For example, racing enthusiasts and their respected bloodstock advisors who routinely practice these strategies are the same ones, who for various reasons, chose to ignore or reject sale horses such as Sunday Silence who went begging for a buyer at multiple public sales for all to see, but found no takers for around the asking price of $50,000. No one wanted him; forcing his noted connections to enter him in training whereby his trainer was then given the task of helping the existing owners "offload" the individual by recruiting a new racing partner. Other examples include Spectacular Bid ($37,000), Breeder’s Cup winner Princess Rooney ($5000) and John Henry (for a paltry $1,100 Michigan bred) among a host of others. Even Northern Dancer ($25,000) and Seattle Slew ($17,500) found no takers and not only were among the best race horses of the century, they went on to found extraordinary paternal dynasties of their own.

Typical examples also evolved within the breeding environment. Breeders readily opt to patronize the more trendy or fashionable sire prospects regardless of cost, whether newly retired or established, yet never would consider sending mares to support the books of young, inexpensive stallions such as Mr. Prospector ($7,500); Sovereign Dancer ($5,000); or Exclusive Native ($1,500). The message is, that if you expect to search out these sleepers before they happen, it’s critical to understand pedigrees and what is contained within them!

A pedigree is much more than a simple genealogical progression of ancestors organized into a graphical illustration. A pedigree actually represents a complex array of a number of individuals and their commensurate families who introduce genetic material that is ultimately responsible for delivering hereditary strengths and weaknesses, dominant and recessive characteristics, aptitudes, etc.

Most horsemen normally pay little attention to the wealth of genealogical data contained deep within the recesses of a pedigree. They tend to focus on only one or two components; usually the direct male line representatives appearing close up. The truth is, the strongest influences can actually come from anywhere within a pedigree! How often do you hear someone ask only one question, "who’s the sire?"; expressing little or no interest in other key components which may prove to be the real sources of potential greatness.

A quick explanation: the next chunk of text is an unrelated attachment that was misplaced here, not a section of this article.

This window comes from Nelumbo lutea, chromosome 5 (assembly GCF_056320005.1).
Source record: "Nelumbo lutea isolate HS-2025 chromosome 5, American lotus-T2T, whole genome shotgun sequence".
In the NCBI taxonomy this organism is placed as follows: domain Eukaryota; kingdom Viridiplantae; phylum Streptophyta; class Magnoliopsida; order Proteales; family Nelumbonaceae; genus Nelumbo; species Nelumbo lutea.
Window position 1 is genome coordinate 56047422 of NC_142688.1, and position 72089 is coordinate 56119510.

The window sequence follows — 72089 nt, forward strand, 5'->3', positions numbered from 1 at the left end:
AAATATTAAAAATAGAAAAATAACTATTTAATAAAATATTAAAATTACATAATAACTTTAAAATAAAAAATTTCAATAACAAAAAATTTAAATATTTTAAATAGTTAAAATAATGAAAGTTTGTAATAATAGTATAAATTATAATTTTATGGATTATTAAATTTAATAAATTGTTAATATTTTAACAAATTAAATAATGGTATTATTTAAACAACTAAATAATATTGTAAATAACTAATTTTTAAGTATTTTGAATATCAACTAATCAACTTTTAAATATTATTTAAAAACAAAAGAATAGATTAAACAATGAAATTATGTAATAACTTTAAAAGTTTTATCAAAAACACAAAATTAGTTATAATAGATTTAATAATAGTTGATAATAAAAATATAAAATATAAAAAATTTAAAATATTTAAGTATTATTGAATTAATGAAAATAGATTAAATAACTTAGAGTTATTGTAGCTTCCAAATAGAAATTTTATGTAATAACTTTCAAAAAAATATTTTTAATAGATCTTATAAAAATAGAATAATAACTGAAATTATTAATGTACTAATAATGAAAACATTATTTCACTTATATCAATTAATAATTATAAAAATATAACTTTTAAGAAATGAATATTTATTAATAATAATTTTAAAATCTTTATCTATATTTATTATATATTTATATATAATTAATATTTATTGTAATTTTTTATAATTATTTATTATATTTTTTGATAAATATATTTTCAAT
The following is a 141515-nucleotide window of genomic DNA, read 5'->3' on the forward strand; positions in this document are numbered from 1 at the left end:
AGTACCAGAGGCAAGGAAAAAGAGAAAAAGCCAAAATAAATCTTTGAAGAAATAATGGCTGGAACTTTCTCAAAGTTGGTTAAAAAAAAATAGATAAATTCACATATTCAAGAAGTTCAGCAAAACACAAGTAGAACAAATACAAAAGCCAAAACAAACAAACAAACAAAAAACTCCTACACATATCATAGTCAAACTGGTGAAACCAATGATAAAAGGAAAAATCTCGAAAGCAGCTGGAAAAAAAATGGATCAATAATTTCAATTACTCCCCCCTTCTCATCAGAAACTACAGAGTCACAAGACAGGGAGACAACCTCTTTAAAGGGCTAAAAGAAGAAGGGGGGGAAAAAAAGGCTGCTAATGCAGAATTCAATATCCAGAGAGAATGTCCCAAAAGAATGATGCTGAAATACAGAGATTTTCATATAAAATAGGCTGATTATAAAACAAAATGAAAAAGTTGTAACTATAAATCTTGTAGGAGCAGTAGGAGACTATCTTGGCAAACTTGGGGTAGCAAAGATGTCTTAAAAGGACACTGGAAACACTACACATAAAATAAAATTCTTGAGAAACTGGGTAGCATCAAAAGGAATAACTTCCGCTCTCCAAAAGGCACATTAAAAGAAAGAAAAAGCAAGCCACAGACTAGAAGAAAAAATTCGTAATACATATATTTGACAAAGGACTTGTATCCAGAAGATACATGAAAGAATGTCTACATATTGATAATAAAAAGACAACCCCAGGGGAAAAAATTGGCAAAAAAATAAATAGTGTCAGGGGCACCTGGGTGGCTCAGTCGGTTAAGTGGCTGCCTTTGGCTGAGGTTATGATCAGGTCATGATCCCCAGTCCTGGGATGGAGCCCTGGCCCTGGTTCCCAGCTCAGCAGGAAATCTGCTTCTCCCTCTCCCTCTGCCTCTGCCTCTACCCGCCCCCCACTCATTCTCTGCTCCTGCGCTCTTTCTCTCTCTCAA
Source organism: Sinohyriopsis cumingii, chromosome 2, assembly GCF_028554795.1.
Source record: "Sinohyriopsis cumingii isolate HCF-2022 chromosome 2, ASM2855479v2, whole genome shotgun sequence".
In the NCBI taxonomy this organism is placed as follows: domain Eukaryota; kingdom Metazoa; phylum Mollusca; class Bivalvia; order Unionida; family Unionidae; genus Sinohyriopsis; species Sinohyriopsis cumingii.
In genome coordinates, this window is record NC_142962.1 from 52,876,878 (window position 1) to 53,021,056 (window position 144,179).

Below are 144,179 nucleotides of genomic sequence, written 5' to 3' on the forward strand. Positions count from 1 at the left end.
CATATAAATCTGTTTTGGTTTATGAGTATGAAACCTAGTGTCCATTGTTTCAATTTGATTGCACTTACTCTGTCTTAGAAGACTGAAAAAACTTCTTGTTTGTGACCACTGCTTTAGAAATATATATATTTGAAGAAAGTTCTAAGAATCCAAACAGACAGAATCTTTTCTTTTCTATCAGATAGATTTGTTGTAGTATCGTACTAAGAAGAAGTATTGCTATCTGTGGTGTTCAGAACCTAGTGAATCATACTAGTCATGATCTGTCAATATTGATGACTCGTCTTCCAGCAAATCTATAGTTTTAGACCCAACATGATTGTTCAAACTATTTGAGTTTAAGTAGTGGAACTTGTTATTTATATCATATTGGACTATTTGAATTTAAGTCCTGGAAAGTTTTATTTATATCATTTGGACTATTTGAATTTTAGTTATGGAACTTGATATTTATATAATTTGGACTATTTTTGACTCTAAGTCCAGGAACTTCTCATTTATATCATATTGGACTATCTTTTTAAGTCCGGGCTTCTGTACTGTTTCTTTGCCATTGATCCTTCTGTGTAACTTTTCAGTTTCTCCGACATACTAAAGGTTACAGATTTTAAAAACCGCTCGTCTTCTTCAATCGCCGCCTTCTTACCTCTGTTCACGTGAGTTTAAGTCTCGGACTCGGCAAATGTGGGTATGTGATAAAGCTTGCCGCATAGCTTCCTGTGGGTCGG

People tend to completely overlook pedigree "patterns" of exemplary individuals and families from generations past which may offer clues for successful matings. Breeders often fail to recognize latent or dominant strains; or give little credence to certain prolific female branches. They ignore possible effects of "sex balanced" links between certain male and female elements; all of which may impose controlling influences upon any individual considered for mating.

Pedigree interpretation may also be subjected to certain prejudices of the examiner. For example, a breeder might be motivated by economics or geographical factors; or have an inclination to be swept into following fashionable breeding trends. Others may simply express a personal preference and be content to patronize a specific individual, sire, or family.

Breeders should acknowledge that the thoroughbred is a hybrid species; a heterogeneous mix of various hereditary traits whose combinations are responsible for the "geno/phenotypes" of all individuals. The breed is much too young and genetically kaleidoscopic for one to even suggest that the thoroughbred is in its final phases of evolutionary refinement. As such, it would be a fallacy to imply that the furthest removed ancestors may be "too diluted" to have any influence on contemporary individuals. A mating can actually receive its most controlling attributes from deep within a pedigree; even from several generations distant!